Disobedient Spirits: How A New Law Lead To Indiana County’s Only Artisan Distillery


It was 2012 and Pennsylvania had just passed its new limited distillery law. To most this went unnoticed but, not to Bob Sechrist and his business partner Bob Begg, who instead saw opportunity. Fast forward two years when Disobedient Spirits, an artisan distillery, was open to the public. As one could imagine, it wasn’t as easy opening a distillery. This week as we sat down and talked with one of the owner’s, Bob Sechrist and discussed the hurdles in opening a new business, especially one that’s so heavily regulated. Also included are tips for first time Entrepreneurs, how to pick a location for your business and steps on how to create the best product you can, no matter the industry.

Bob’s passion for crafting alcoholic beverages started at a young age, fifteen, when he first started making wine in his parents basement. “I always made fruit wines so no one knew how bad I botched it.” he said laughing. But over the years he honed in his craft, eventually expanding into brewing beer during his college days. After college, he eventually moved back to Indiana and began teaching at the Indiana University of Pennsylvania (IUP), started a family, and eventually didn’t have the time to continue brewing and making wine. That all changed years later when he heard the new distillery law had passed. He approached his former colleague at IUP, Bob Begg, and decided to open Disobedient Spirits.

Going from idea, to business, to final product is a monumental task, especially when that particular business is so heavily regulated. Talking with Bob, we can start to learn just how he and his business partner succeeded.

Pictured first is owner Bob Sechrist followed by Brent Guy, Tasting Room Manger since Disobedient Spirits opened.

How did you decide to start an Artisan Distillery?

“I’ve been in alcohol a long time.” Bob said laughing. “As soon as I heard the law had changed I knew it was time.” When you see an opportunity that you think can do well in you just have to take it. “Teaching the wine course at IUP and studying prohibition I figured I could probably do this. Morons 500 years ago were capable of distilling, I must be able to figure it out. It’s idiotically simple.”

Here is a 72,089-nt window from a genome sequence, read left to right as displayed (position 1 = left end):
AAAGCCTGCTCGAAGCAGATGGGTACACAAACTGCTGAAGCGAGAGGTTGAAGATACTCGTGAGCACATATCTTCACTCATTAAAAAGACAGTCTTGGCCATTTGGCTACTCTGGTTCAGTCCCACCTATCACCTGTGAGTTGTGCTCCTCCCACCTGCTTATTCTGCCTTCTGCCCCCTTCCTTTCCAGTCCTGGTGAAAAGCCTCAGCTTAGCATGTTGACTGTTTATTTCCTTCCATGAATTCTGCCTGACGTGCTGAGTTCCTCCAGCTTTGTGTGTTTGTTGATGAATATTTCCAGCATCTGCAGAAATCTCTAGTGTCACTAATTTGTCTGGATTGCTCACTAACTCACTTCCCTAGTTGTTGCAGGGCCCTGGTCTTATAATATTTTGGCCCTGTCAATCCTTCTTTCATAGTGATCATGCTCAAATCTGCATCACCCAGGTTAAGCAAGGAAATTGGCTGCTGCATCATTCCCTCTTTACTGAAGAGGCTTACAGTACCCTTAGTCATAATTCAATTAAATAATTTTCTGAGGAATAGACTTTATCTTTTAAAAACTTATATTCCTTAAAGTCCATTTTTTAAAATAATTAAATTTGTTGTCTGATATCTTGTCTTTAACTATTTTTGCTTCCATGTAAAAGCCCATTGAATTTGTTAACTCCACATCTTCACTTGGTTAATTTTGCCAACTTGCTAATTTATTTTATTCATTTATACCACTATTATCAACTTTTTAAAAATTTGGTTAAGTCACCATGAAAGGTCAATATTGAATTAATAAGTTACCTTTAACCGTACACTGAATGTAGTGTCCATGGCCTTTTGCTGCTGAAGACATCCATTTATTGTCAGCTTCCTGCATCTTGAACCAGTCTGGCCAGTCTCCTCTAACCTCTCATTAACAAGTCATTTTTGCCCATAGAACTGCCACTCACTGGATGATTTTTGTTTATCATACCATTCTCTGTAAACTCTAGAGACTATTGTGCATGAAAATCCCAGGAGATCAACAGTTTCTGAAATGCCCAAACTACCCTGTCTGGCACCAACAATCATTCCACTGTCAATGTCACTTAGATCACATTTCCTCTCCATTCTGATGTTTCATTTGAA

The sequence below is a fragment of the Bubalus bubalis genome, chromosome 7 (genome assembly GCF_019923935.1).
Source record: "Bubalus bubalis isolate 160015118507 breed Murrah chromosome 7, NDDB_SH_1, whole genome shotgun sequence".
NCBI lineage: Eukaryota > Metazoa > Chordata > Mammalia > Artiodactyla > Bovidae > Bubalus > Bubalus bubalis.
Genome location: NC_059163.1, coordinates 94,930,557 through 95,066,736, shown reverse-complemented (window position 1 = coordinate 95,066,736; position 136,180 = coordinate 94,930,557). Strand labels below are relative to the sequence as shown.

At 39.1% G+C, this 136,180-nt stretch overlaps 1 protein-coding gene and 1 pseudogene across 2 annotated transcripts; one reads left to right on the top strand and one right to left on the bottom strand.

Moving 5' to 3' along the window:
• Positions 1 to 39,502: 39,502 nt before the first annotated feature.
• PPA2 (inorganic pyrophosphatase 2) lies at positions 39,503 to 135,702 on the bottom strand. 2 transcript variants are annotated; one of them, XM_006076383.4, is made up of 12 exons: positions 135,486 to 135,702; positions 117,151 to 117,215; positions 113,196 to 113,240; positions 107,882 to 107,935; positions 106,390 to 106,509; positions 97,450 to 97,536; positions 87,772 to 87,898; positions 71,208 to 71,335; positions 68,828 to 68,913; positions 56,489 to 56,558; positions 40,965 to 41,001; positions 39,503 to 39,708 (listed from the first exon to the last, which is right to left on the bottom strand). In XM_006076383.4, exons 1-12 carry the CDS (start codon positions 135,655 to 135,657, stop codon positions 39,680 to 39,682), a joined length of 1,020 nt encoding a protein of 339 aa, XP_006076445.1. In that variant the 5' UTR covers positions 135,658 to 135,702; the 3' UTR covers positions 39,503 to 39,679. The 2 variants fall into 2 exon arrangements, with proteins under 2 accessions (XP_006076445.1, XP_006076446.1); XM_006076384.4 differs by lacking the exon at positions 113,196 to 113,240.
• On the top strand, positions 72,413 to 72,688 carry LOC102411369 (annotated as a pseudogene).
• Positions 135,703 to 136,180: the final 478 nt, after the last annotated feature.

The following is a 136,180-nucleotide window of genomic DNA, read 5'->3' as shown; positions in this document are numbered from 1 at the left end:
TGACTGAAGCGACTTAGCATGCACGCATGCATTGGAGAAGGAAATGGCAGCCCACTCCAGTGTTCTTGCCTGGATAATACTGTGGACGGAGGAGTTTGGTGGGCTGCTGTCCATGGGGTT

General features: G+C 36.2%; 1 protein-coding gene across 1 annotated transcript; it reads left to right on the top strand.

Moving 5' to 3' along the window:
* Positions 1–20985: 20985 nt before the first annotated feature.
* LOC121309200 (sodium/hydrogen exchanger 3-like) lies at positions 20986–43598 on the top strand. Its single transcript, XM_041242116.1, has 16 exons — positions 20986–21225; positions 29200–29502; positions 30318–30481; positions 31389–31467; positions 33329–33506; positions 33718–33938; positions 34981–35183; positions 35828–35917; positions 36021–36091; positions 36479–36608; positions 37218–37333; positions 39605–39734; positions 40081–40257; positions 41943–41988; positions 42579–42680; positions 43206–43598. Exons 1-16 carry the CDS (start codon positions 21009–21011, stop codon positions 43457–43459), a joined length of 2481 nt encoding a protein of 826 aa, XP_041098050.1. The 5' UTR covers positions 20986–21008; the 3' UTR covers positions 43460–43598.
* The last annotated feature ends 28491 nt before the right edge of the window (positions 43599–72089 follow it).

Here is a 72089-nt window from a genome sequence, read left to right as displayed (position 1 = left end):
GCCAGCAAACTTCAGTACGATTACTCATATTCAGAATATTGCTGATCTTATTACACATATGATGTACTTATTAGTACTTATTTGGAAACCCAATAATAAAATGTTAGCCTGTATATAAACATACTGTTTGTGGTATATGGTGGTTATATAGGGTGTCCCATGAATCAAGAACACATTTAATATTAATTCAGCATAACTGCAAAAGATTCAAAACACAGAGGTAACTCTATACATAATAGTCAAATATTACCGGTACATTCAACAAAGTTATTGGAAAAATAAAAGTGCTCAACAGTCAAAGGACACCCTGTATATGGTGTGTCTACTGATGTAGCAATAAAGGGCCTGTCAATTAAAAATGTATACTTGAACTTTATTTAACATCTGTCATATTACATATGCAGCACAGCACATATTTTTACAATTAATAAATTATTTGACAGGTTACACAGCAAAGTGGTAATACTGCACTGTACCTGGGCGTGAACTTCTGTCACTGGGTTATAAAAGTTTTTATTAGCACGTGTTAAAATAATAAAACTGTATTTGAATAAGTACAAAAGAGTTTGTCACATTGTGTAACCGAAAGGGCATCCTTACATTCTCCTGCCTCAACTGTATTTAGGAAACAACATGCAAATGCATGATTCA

How did you make the step from making wine and beer to distilling?

Making wine takes a long time, especially if you do it right. If a bottle of wine says Pennsylvania wine it more than likely came from grapes in Northeastern Pennsylvania. If the bottle says American wine the grapes came from somewhere in the United States. “You can only make wine once a year. Wine you have one shot, and if you screw it up, you are done for the year.” Bob said. “Whereas distilling you can make a 10 gallon batch everyday if you wanted to. You can do it over and over and really refine your product.”

“If morons 500 years ago were capable of distilling, I must be able to figure it out. It’s idiotically simple.”

Why did you choose Homer City for Disobedient Spirits?

“When we were looking for a building, it was at the height of the shale and oil industry and not a building was to be had in Indiana. Homer City is right in the middle of the county, 8 miles to Blairsville State Store and 6 miles to Indiana’s State Store and here we are right in the middle.” Conditions lead them to the area they settled in, and they couldn’t be happier. “Plus here in Homer City, we are kind of exotic.” Bob said.

How did you learn the distilling process with no prior experience in it?